The following was released by the press office of the Congressional Oversight Panel.
The Congressional Oversight Panel today released its November oversight report, “Examining the Consequences of Mortgage Irregularities for Financial Stability and Foreclosure Mitigation.” The Panel reviewed allegations that companies servicing $6.4 trillion in American mortgages may in some cases have bypassed legally required steps to foreclose on a home. The implications of these irregularities remain unclear, but it is possible that “robo-signing” may have concealed deeper problems in the mortgage market that could potentially threaten financial stability and undermine foreclosure prevention efforts.
In the best-case scenario, concerns about mortgage documentation irregularities may prove overblown. In this view, which has been embraced by the financial industry, a handful of employees failed to follow procedures in signing foreclosure-related affidavits, but the facts underlying the affidavits are demonstrably accurate. Foreclosures could proceed as soon as the invalid affidavits are replaced with properly executed paperwork.
The worst-case scenario is considerably grimmer. In this view, which has been articulated by academics and homeowner advocates, the “robo-signing” of affidavits served to cover up the fact that loan servicers cannot demonstrate the facts required to conduct a lawful foreclosure. The risk stems from the possibility that the rapid growth of mortgage securitization in recent years may have outpaced the ability of the legal and financial system to track mortgage loan ownership. In essence, banks may be unable to prove that they own the mortgage loans they claim to own.
If documentation problems prove to be pervasive and throw into doubt the ownership of pooled mortgages, the consequences could be severe. Borrowers may be unable to determine whether they are sending their monthly payments to the right people. Judges may block any effort to foreclose, even in cases where borrowers have failed to make regular payments. Multiple banks may attempt to foreclose upon the same property. Borrowers who have already suffered foreclosure may seek to regain title to their homes and force any new owners to move out. Would-be buyers and sellers could find themselves in limbo, unable to know with any certainty whether they can safely buy or sell a home.
Further wide-scale disruptions in the housing market, if they arose, could cause significant harm to financial institutions. For example, if a Wall Street bank were to discover that, due to shoddily executed paperwork, it still owns millions of defaulted mortgages that it thought it sold off years ago, it could face billions of dollars in unexpected losses. To put in perspective the potential problem, the mortgage-backed securities market totals approximately $7.6 trillion, so irregularities that affect even a small percentage of this market could have dramatic effects on bank balance sheets – potentially posing risks to the very financial stability that the Troubled Asset Relief Program was designed to protect. The Panel urges Treasury and bank regulators to undertake new “stress tests” to gauge the ability of major financial institutions to cope with a potential documentation-related crisis.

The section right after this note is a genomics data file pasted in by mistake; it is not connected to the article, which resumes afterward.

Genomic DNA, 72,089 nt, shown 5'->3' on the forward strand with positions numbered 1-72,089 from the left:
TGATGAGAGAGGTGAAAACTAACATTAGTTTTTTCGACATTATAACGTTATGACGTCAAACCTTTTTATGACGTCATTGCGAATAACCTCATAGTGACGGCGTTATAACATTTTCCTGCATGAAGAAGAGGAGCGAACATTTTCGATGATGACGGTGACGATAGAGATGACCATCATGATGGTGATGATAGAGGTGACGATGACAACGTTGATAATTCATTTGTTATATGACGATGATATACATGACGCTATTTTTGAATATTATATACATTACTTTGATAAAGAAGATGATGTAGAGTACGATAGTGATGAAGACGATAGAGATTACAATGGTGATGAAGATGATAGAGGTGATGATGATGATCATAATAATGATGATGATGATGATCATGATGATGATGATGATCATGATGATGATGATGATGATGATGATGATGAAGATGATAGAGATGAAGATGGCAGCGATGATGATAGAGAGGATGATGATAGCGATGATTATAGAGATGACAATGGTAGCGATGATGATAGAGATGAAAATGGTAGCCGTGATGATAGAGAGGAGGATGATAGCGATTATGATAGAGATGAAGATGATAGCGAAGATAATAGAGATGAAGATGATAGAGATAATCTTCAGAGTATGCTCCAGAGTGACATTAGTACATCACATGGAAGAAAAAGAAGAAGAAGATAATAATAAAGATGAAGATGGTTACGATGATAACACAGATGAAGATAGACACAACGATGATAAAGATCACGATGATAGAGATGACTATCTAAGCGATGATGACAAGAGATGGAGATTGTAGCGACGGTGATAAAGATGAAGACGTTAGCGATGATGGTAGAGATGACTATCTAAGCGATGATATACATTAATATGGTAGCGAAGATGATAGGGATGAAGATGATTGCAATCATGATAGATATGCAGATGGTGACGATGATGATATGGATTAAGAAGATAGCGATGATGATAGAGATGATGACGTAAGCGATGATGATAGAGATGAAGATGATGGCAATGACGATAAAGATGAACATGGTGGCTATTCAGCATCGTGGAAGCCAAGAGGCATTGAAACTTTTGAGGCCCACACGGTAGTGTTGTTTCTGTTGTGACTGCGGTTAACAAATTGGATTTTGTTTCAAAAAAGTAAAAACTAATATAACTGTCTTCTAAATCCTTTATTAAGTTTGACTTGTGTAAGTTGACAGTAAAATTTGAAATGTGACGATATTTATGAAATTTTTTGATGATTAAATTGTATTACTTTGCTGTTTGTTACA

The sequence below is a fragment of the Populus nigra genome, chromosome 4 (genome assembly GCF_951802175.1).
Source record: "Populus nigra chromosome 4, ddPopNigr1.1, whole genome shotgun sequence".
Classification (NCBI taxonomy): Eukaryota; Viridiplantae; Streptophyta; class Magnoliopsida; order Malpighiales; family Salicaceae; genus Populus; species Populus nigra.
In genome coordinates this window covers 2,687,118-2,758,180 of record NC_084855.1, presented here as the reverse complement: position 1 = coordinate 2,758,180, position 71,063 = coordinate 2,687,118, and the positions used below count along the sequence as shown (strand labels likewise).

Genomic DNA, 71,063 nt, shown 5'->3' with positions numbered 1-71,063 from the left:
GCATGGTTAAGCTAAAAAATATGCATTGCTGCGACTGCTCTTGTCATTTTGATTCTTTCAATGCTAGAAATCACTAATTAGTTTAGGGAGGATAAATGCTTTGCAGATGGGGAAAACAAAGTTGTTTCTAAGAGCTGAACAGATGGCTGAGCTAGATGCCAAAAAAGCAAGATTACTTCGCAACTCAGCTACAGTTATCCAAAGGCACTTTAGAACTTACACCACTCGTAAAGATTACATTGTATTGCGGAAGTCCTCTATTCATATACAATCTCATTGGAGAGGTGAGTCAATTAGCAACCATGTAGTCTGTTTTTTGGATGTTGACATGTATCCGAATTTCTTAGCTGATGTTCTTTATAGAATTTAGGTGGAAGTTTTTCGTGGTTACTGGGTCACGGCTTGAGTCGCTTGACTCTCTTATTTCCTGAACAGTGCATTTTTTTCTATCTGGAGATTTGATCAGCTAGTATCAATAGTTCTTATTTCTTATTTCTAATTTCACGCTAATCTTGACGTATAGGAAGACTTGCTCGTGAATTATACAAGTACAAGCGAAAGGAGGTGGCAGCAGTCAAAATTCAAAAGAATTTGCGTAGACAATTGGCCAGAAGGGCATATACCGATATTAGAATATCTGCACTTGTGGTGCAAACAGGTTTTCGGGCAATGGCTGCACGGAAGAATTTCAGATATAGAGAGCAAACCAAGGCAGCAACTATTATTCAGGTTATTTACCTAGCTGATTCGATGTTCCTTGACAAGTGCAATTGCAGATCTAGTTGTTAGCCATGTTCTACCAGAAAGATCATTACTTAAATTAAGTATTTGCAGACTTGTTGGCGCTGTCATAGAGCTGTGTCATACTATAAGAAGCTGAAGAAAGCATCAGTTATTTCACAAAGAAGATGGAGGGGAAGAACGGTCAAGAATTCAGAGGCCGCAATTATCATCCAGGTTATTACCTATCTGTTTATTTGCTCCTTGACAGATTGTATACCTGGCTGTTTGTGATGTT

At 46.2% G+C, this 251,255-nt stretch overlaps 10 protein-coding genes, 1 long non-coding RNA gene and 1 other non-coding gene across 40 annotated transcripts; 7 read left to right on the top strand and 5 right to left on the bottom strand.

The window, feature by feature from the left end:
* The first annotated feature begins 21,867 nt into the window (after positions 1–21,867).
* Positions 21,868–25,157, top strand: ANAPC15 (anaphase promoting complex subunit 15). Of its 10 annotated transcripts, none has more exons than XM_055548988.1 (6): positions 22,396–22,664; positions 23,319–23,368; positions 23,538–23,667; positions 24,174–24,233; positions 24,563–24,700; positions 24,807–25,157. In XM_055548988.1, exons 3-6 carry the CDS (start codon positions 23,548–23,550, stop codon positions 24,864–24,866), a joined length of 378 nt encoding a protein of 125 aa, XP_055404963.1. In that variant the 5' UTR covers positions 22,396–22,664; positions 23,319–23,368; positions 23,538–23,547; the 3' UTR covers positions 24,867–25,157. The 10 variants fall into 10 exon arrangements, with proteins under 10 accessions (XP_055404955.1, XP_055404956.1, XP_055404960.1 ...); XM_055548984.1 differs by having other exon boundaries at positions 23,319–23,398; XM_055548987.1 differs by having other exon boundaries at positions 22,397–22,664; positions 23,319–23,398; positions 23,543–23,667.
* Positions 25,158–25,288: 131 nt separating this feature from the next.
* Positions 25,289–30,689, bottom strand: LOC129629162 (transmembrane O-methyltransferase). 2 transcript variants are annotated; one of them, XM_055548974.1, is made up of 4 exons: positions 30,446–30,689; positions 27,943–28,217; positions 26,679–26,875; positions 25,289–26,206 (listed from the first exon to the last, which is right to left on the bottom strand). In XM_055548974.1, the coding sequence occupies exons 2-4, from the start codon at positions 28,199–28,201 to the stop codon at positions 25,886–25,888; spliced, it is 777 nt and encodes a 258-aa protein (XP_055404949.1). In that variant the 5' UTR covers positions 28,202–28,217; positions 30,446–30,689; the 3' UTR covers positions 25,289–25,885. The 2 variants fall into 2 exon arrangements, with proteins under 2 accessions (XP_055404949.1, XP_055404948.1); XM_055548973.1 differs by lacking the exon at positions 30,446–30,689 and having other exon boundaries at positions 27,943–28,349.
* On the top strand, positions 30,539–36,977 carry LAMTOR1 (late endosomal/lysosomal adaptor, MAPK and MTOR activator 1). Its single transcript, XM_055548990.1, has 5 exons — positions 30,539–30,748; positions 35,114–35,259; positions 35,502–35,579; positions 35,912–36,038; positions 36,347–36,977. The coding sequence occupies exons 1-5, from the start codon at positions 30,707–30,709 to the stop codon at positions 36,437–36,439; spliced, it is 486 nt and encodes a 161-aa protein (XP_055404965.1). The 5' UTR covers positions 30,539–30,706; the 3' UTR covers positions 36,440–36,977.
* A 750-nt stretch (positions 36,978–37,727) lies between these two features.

Documentation irregularities could also disrupt Treasury’s foreclosure prevention efforts. Some servicers dealing with Treasury may not be able to document a legal right to initiate foreclosures, which may call into question their ability to grant modifications or to demand payments from homeowners. The servicers’ use of “robo-signing” may also have affected determinations about individual loans; servicers may have been more willing to foreclose if they were not bearing the full costs of a properly executed foreclosure. The Panel recommends that Treasury immediately undertake more active efforts to monitor the impact of documentation irregularities on its foreclosure mitigation programs.
Documentation irregularities could compound other threats to the mortgage market. In particular, allegations have surfaced that banks may have misrepresented the quality of many loans sold for securitization. Banks found to have provided misrepresentations could be required to repurchase any affected mortgages. Because millions of these mortgages are in default or foreclosure, the result could be extensive capital losses if such repurchase risk is not adequately reserved.
The Panel emphasizes that mortgage lenders and securitization servicers should not undertake to foreclose on any homeowner unless they are able to do so in full compliance with applicable laws and their contractual agreements with the homeowner.
The full report is available at www.cop.senate.gov.